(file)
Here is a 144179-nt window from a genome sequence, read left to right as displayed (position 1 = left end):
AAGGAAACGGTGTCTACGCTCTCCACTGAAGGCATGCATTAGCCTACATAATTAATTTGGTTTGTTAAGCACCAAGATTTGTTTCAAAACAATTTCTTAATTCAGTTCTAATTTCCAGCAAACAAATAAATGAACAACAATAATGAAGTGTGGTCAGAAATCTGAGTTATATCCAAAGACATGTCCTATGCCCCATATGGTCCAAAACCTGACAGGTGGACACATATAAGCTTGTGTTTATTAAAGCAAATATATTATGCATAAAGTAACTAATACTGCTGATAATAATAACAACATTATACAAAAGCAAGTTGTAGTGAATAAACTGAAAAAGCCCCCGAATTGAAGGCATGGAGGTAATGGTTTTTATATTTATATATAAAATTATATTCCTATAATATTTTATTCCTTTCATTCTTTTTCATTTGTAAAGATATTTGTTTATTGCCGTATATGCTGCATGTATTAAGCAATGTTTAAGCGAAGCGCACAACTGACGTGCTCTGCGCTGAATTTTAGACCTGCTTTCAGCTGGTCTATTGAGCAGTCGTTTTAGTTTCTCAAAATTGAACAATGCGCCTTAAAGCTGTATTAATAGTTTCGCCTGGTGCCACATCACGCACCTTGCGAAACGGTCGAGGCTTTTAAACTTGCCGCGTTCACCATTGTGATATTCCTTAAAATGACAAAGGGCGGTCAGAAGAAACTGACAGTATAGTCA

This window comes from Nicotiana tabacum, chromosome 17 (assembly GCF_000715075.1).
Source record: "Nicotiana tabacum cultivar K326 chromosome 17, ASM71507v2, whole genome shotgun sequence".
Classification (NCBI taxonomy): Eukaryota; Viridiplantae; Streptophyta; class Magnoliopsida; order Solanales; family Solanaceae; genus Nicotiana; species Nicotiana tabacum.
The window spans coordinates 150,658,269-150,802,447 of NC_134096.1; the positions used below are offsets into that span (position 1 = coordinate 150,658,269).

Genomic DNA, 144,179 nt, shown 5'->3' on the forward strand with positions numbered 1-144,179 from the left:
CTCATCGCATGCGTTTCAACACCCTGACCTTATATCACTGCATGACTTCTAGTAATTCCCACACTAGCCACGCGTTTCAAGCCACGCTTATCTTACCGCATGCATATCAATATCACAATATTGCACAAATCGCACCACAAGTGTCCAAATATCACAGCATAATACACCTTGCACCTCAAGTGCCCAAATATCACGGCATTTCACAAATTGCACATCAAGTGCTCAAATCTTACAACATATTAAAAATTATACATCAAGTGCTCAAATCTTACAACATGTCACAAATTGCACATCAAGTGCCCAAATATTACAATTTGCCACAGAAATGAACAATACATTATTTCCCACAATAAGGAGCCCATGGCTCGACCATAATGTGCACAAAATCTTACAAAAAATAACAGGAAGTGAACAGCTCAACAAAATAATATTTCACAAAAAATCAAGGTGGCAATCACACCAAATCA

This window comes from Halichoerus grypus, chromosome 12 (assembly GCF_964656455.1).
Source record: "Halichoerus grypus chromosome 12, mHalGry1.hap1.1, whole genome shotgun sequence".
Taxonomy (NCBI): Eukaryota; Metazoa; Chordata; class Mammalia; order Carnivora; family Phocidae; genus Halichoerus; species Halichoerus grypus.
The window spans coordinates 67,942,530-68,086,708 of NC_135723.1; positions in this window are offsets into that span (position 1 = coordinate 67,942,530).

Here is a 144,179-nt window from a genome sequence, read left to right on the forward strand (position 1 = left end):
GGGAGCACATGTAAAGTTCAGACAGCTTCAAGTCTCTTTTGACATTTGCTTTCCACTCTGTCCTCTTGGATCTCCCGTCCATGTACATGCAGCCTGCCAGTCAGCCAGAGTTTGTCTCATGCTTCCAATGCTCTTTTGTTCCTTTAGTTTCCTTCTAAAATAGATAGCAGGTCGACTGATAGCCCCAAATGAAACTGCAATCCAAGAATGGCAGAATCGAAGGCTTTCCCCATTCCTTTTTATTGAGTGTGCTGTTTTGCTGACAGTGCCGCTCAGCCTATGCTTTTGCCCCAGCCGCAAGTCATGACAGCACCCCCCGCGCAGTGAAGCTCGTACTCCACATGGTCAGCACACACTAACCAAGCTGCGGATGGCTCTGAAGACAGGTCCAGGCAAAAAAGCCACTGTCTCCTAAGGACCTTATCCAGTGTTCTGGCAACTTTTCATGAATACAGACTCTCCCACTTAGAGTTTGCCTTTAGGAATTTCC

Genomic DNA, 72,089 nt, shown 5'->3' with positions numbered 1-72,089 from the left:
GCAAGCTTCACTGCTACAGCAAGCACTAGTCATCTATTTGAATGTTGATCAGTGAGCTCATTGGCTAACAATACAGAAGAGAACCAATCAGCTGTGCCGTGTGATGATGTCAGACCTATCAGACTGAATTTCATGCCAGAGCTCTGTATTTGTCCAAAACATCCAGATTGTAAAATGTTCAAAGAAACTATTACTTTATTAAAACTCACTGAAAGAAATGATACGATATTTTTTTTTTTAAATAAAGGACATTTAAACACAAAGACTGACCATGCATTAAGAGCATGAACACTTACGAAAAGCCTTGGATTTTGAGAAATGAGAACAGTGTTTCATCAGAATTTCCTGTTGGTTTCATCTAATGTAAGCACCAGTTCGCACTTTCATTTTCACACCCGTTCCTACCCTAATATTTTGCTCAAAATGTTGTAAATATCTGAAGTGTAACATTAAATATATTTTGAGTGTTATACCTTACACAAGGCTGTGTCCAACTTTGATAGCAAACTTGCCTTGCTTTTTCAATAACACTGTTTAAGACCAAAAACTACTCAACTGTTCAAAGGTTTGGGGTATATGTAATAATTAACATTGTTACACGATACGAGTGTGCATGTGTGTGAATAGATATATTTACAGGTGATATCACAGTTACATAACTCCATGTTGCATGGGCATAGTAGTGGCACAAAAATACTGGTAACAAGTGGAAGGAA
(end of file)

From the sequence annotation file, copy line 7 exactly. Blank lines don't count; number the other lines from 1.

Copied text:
Genomic DNA, 144,179 nt, shown 5'->3' on the forward strand with positions numbered 1-144,179 from the left: